Christmas present-buying hits its peak in mid-December – but for Tony Foster and a raft of other Tesco Bank customers, shopping plans were scuppered after Tesco Bank cancelled their credit cards without warning.
Mr Foster, along with other Tesco Bank customers, received a text message last Wednesday saying their credit cards could no longer be used and would be replaced in 7-11 days.
Tesco Bank said the cancellations were an anti-fraud measure, as a result of a ‘third party compromise’ – though it did not explain the nature of the ‘compromise’ or the identity of the third party.
Just a small proportion of customers were affected, according to Tesco Bank – though The Sun is reporting a number ‘in the ‘hundreds’.
Which? explains what happened and what you should do if you’re affected.
Why are Tesco Bank cards being cancelled?
Tesco Bank said the cards were cancelled as a precautionary measure to protect customers’ accounts. It acted after receiving notification of a ‘compromise’ at a third party organisation unconnected to Tesco Bank.
The credit cards were cancelled with immediate effect. New cards were issued, and are expected to have reached customers by the end of this week.
Tesco Bank also urged customers who had noticed fraudulent activity on their accounts to call the bank immediately. However, it could not confirm whether data had been compromised, or whether customers’ personal details had been accessed.
A spokesperson for Tesco Bank said: ‘We take the security of our customers’ accounts very seriously and take every measure possible to protect customers from fraudulent activity.
‘As a result of routine industry-wide fraud protection measures, we have reissued a number of credit cards as a precautionary measure. We apologise to our customers for any inconvenience caused as a result’.
Below is the text message customers received.
No credit card three weeks from Christmas
The cancellations left Tony Foster without any access to a credit card – both his and his wife’s cards were cancelled, and Tesco Bank is their only credit card provider.
Mr Foster now worries that his details may have been exposed by a security breach. To make payments online, Mr Foster has been forced to use his Visa debit card, which he fears may leave him vulnerable to other security issues, or even fraud on his current account.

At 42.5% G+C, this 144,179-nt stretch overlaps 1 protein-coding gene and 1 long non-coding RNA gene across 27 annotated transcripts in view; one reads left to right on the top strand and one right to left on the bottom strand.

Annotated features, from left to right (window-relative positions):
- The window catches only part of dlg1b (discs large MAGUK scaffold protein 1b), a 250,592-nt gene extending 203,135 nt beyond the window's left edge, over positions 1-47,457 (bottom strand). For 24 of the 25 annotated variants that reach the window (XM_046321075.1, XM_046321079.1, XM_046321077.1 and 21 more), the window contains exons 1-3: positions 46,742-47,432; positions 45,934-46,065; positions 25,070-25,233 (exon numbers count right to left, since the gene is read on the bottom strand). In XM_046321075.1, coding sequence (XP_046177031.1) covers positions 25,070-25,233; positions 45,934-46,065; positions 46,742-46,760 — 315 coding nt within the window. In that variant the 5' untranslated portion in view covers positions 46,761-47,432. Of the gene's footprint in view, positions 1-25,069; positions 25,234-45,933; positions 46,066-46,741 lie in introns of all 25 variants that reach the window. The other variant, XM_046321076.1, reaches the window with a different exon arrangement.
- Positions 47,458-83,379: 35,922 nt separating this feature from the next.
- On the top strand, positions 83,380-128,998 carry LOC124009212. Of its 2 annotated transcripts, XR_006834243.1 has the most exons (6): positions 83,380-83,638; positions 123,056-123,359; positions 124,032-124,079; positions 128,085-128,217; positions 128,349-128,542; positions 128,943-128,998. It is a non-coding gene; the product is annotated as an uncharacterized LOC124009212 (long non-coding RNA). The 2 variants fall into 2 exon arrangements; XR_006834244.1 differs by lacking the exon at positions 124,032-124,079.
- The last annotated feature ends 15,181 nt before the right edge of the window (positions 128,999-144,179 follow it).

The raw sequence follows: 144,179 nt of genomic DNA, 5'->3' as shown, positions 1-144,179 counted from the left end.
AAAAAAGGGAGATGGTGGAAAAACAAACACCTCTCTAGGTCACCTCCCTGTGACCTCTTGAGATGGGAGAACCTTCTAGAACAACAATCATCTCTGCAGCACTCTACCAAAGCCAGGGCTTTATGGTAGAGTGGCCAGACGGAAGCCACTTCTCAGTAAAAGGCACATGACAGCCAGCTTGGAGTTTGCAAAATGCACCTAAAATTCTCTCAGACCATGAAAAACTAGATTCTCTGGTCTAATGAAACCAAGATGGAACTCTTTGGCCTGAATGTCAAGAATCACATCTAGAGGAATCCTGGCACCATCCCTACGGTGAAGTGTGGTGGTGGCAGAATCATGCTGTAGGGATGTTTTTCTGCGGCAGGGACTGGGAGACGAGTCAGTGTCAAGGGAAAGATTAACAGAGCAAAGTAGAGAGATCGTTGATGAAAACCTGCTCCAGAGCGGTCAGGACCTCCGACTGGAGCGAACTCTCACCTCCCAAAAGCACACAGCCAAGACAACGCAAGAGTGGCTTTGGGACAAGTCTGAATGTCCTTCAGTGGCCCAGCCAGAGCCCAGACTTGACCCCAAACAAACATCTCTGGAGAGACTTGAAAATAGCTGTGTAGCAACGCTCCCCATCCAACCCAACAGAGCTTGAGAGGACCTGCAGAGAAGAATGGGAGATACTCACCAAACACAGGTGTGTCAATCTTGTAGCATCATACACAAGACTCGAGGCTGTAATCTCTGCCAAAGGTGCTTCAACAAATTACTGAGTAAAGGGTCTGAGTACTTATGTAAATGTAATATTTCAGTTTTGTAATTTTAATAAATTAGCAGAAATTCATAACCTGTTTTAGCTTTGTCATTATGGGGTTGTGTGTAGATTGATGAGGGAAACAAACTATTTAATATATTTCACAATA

For Mr Foster, one of the major draws of Tesco Bank is their Clubcard loyalty scheme. To earn points, he puts most of his monthly card payment expenditure through Clubcard. This month, he says he’ll miss out on at least a weeks’ worth of points.
He’s also unsure how to manage subscriptions linked to his now defunct card which are payable this week, or refunds that need to be processed through the cancelled card.
What to do if your card has been cancelled
If you find yourself without a credit card, especially in a busy shopping period, you can take the following steps:
- Be wary of using your debit card online. Credit card purchases are covered by s75, allowing you to claim back your money if things go wrong with a purchase. Debit cards don’t attract a similar level of protection from card providers – so exercise caution, especially when buying from overseas or from sites you’re not familiar with.
- Monitor activity on your credit card. It’s good practice to keep an eye on your credit card bill so that you can spot any unusual activity. If you do find a payment that you didn’t authorise, notify your credit card provider immediately
- Keep track of your payments. If you have payments linked to your credit card, make sure you’re aware of them, and arrange an alternative payment option
- Avoid personal loans or overdrafts with high interest. If you’re left in the lurch financially, you may be tempted to dip into your overdraft or take out a personal loan. But the interest on these products can escalate quickly and leave you even worse off. If you do decide to go down this route, make sure you fully understand how much interest will be payable – and have a clear plan for paying off your debt.
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